Coloration in French Bulldogs is determined by various genes that control the production and distribution of pigments. Both pink and albino French Bullodogs have genetic mutations that affect the normal pigmentation process.

A Isabella French Bulldog, also known as a “dilute” or “Isabella” in some breeds, has a lighter coat color due to a dilution gene. The specific genetic breakdown of a pink Frenchie can vary depending on the breed, but it generally involves a mutation in the melanophilin (MLPH) gene. This mutation affects the transportation of pigment within the hair shaft, resulting in a lighter coloration. Other genes, such as those involved in eumelanin (black/brown pigment) and phaeomelanin (red/yellow pigment) production, can also influence the overall color of a dog.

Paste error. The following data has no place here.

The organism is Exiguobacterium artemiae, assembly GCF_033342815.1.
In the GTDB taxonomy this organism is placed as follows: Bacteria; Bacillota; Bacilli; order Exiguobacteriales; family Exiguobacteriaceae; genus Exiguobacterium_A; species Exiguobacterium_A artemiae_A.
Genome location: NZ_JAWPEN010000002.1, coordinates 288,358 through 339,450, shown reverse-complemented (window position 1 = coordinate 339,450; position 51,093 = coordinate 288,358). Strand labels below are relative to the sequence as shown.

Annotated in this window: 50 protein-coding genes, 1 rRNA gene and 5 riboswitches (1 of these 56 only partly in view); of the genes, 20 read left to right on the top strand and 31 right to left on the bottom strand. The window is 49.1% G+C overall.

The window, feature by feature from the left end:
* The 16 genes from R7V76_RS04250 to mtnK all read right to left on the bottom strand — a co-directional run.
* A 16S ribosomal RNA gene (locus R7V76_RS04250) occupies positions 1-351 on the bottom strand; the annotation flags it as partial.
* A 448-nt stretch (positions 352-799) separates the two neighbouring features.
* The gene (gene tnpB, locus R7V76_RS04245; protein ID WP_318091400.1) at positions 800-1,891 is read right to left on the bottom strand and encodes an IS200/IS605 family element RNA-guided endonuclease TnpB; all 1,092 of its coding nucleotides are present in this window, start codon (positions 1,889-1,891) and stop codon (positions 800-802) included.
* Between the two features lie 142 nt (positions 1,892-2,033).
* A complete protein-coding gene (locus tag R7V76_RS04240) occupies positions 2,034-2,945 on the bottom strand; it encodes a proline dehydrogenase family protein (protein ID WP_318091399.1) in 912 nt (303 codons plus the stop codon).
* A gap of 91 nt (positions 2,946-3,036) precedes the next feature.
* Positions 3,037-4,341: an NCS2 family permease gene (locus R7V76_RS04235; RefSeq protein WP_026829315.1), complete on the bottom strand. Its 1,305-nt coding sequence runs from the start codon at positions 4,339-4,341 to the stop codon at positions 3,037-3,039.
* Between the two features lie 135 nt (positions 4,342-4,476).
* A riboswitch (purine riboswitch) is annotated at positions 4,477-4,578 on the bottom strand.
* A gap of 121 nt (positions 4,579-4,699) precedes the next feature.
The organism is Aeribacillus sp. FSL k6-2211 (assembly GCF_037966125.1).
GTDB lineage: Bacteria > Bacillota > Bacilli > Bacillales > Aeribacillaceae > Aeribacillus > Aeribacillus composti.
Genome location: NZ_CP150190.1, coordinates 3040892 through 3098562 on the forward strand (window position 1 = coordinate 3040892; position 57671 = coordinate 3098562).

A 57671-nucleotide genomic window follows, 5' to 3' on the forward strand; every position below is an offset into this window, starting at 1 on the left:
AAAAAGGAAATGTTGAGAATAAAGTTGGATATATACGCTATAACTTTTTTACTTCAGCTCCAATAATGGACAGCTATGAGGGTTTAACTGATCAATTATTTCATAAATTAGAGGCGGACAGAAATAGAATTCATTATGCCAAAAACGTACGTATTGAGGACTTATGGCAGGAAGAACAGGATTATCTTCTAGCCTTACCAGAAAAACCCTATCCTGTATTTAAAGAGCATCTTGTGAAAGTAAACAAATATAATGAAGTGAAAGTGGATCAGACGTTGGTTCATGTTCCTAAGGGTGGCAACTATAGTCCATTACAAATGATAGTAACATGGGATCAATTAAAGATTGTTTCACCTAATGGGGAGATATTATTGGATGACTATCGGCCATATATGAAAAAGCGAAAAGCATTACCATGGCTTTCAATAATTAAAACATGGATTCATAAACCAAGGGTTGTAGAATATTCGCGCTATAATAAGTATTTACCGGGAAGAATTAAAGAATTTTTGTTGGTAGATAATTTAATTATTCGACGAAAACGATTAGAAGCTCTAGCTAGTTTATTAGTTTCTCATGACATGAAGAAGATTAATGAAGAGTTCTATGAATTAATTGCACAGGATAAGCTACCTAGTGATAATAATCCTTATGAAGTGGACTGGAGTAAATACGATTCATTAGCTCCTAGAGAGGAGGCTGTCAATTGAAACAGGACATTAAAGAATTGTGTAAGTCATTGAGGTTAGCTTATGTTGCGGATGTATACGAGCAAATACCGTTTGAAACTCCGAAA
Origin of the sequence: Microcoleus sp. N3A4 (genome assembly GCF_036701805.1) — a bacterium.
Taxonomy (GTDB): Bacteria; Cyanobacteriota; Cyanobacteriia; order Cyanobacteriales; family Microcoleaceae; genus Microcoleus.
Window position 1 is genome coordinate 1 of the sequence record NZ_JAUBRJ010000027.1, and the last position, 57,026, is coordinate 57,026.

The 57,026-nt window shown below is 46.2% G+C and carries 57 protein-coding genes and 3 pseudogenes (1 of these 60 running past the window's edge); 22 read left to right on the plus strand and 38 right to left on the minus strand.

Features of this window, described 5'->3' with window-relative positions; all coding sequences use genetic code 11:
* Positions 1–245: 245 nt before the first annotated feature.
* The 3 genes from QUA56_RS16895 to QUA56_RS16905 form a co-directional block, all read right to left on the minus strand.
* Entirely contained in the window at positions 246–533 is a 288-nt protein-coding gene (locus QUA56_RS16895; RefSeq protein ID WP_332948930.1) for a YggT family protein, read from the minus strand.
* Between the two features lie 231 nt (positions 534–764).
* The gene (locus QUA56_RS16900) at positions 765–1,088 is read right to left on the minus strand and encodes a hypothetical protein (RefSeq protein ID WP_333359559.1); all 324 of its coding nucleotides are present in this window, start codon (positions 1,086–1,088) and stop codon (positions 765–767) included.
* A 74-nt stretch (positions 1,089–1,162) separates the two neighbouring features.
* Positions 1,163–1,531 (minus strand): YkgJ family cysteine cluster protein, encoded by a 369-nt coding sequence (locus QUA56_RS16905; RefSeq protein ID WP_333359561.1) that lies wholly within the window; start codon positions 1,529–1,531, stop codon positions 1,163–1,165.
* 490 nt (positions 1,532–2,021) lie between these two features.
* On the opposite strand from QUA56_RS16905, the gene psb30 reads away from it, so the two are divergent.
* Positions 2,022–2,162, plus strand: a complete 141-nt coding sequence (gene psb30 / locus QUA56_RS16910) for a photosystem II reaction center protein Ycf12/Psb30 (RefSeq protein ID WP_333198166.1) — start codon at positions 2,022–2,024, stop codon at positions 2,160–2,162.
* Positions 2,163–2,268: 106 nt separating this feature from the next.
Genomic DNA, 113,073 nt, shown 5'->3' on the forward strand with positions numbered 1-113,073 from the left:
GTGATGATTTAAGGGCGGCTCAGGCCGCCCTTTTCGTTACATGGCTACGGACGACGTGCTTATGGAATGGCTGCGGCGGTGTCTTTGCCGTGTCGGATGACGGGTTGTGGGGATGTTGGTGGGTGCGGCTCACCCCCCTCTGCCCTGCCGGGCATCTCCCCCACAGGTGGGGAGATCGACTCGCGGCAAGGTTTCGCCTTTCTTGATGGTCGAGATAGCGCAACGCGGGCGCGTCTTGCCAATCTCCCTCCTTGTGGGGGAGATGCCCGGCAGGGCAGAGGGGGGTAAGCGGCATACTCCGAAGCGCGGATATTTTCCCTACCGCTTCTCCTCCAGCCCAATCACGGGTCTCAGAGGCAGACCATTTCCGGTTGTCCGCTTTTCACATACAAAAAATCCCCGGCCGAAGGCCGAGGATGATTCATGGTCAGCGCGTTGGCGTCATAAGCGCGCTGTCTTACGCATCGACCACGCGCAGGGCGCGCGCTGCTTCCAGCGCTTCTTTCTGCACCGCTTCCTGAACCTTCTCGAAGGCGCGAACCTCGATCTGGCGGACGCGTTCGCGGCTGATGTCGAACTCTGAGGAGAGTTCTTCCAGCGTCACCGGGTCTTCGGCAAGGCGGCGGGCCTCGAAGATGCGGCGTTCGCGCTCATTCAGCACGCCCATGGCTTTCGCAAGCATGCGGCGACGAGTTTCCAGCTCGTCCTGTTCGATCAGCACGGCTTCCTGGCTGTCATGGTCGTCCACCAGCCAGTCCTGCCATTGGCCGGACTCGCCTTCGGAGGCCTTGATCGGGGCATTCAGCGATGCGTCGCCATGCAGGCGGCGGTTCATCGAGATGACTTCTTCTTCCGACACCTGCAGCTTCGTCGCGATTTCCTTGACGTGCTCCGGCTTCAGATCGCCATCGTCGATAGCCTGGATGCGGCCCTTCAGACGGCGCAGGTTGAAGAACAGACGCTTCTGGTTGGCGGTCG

On the other hand, albino French Bulldogs have a complete absence or severe reduction of pigment in their hair, skin, and eyes. This condition is caused by a genetic mutation affecting the production of melanin, the pigment responsible for coloration. Albino animals typically have pink skin, white or very light-colored fur, and pale or unpigmented eyes. The specific genetic mutations that lead to albinism in dogs can vary, but they often involve genes responsible for melanin production, such as the Tyrosinase (TYR) gene.

It’s important to note that albino French Bulldogs are relatively rare, and their genetic makeup can vary depending on the specific breed and individual mutations involved. Genetic testing is the most accurate way to determine the specific genetic breakdown of a pink or albino dog.